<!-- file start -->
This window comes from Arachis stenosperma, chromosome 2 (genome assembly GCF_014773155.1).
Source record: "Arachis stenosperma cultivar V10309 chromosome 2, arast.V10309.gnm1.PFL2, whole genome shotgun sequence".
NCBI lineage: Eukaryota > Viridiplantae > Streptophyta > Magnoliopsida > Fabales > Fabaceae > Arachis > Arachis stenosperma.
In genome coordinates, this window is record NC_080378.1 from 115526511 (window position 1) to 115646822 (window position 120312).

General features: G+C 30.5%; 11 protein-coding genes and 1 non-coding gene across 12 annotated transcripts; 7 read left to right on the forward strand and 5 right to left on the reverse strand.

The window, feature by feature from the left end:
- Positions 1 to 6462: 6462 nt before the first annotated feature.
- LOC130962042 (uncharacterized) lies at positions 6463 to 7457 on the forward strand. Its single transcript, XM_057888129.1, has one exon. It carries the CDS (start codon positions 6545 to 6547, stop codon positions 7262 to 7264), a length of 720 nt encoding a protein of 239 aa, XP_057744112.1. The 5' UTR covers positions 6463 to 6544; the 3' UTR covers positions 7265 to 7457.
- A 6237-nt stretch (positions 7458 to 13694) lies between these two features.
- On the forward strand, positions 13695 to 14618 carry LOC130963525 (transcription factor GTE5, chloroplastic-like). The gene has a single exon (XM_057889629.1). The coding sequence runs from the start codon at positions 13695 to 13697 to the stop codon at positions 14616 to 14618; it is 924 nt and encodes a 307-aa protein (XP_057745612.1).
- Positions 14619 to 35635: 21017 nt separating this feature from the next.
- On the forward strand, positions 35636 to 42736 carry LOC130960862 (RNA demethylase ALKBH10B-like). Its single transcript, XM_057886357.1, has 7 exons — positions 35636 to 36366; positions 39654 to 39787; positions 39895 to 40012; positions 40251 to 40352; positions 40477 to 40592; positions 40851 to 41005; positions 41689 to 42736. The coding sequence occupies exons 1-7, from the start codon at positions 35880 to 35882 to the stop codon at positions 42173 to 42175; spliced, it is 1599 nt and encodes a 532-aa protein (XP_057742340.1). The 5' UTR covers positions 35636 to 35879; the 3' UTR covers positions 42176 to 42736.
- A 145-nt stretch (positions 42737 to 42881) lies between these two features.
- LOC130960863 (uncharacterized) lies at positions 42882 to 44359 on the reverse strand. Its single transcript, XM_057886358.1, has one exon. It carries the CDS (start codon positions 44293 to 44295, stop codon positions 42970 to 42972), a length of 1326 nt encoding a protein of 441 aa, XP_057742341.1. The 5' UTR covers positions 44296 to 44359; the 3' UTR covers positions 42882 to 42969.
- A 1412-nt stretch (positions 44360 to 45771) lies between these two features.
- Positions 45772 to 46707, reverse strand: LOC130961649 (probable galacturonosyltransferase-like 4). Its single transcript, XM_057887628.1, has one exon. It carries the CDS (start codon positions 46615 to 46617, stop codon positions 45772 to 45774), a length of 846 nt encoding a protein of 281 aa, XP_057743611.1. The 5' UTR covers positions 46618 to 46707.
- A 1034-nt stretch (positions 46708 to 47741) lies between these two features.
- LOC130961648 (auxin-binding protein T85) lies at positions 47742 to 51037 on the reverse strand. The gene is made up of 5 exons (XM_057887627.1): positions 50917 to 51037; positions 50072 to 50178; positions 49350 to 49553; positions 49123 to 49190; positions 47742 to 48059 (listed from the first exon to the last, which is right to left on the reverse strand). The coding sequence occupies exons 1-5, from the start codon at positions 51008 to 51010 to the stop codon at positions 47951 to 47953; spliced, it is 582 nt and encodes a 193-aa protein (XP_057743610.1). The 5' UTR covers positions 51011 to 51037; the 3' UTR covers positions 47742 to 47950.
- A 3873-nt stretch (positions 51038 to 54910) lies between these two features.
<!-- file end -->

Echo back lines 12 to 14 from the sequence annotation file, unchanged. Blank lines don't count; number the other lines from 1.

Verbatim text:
- On the forward strand, positions 35636 to 42736 carry LOC130960862 (RNA demethylase ALKBH10B-like). Its single transcript, XM_057886357.1, has 7 exons — positions 35636 to 36366; positions 39654 to 39787; positions 39895 to 40012; positions 40251 to 40352; positions 40477 to 40592; positions 40851 to 41005; positions 41689 to 42736. The coding sequence occupies exons 1-7, from the start codon at positions 35880 to 35882 to the stop codon at positions 42173 to 42175; spliced, it is 1599 nt and encodes a 532-aa protein (XP_057742340.1). The 5' UTR covers positions 35636 to 35879; the 3' UTR covers positions 42176 to 42736.
- A 145-nt stretch (positions 42737 to 42881) lies between these two features.
- LOC130960863 (uncharacterized) lies at positions 42882 to 44359 on the reverse strand. Its single transcript, XM_057886358.1, has one exon. It carries the CDS (start codon positions 44293 to 44295, stop codon positions 42970 to 42972), a length of 1326 nt encoding a protein of 441 aa, XP_057742341.1. The 5' UTR covers positions 44296 to 44359; the 3' UTR covers positions 42882 to 42969.